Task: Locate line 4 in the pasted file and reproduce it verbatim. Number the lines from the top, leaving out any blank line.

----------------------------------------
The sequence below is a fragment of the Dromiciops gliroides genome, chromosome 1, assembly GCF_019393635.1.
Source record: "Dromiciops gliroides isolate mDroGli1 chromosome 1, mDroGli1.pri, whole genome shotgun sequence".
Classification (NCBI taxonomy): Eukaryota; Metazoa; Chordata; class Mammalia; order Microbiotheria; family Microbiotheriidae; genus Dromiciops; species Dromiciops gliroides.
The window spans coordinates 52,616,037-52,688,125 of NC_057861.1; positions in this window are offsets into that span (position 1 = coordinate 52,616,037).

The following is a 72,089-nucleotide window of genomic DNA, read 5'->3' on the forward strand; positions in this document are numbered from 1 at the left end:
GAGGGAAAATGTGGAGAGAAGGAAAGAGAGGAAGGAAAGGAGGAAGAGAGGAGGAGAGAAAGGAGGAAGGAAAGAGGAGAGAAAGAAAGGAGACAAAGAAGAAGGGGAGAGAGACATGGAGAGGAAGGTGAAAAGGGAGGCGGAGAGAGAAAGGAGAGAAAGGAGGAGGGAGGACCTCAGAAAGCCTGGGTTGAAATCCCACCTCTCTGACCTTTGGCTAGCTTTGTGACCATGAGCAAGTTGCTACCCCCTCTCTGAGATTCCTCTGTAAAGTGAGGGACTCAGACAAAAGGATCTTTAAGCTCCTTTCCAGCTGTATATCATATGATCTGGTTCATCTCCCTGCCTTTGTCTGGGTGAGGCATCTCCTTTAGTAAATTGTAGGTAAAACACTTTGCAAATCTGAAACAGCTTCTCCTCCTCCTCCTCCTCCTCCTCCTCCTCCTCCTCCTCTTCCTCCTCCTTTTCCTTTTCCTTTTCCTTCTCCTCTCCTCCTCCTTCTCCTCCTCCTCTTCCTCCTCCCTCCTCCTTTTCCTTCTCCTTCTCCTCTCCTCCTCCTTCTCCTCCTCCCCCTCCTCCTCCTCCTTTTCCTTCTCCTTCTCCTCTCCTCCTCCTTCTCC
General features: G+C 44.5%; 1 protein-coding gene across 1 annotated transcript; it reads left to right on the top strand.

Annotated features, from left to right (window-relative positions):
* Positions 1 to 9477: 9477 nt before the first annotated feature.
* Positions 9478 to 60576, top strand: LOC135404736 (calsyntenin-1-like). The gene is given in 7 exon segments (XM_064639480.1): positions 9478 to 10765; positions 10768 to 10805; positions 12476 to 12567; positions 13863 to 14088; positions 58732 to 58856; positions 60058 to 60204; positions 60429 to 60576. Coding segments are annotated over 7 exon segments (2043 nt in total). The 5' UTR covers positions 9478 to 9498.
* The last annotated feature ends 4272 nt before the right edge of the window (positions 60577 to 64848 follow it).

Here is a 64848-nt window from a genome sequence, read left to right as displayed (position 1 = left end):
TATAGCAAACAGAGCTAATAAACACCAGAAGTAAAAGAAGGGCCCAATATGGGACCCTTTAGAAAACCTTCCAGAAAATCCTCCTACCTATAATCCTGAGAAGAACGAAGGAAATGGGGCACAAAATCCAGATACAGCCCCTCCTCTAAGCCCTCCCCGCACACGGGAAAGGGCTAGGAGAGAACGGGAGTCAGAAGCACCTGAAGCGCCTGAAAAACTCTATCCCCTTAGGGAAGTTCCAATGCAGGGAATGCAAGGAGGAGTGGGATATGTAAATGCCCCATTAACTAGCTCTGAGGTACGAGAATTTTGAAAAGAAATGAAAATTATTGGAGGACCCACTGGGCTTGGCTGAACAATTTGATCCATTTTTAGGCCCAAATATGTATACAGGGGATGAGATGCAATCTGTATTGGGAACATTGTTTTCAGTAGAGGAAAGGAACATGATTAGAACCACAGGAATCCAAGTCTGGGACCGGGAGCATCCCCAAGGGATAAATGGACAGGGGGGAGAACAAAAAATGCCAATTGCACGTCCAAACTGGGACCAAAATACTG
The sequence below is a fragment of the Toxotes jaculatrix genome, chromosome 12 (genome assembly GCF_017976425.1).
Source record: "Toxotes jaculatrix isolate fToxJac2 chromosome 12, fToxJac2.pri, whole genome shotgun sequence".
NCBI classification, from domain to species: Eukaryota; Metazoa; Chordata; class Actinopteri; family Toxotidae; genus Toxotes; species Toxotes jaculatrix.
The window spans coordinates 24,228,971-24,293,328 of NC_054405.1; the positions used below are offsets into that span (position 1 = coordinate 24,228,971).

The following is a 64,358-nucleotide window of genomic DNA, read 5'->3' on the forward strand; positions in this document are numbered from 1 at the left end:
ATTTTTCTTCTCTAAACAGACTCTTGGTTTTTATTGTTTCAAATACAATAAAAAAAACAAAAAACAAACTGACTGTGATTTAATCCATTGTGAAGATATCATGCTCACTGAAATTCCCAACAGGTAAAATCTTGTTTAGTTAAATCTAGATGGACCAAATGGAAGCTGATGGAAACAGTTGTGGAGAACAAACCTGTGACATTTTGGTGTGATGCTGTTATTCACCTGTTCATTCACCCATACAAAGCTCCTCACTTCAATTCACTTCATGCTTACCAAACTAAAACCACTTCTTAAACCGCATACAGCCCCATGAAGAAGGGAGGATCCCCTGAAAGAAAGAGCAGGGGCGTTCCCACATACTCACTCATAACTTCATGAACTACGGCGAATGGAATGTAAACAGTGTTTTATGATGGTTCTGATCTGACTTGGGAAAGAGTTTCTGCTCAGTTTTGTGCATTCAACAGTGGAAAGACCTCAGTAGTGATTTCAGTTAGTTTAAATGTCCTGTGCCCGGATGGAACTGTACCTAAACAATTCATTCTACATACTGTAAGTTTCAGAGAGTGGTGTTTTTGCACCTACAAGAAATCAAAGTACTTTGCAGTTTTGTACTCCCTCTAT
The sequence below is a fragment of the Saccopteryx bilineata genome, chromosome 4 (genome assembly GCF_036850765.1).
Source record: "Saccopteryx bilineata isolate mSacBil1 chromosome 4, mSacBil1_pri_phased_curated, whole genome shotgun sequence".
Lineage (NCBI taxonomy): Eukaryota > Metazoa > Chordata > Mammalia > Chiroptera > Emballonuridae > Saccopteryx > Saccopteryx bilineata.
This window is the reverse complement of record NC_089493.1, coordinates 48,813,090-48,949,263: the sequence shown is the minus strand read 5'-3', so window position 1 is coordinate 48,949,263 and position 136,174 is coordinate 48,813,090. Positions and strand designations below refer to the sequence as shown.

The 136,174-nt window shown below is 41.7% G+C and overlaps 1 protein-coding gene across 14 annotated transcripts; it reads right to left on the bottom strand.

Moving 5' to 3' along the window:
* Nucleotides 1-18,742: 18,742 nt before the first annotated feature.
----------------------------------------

The window spans coordinates 52,616,037-52,688,125 of NC_057861.1; positions in this window are offsets into that span (position 1 = coordinate 52,616,037).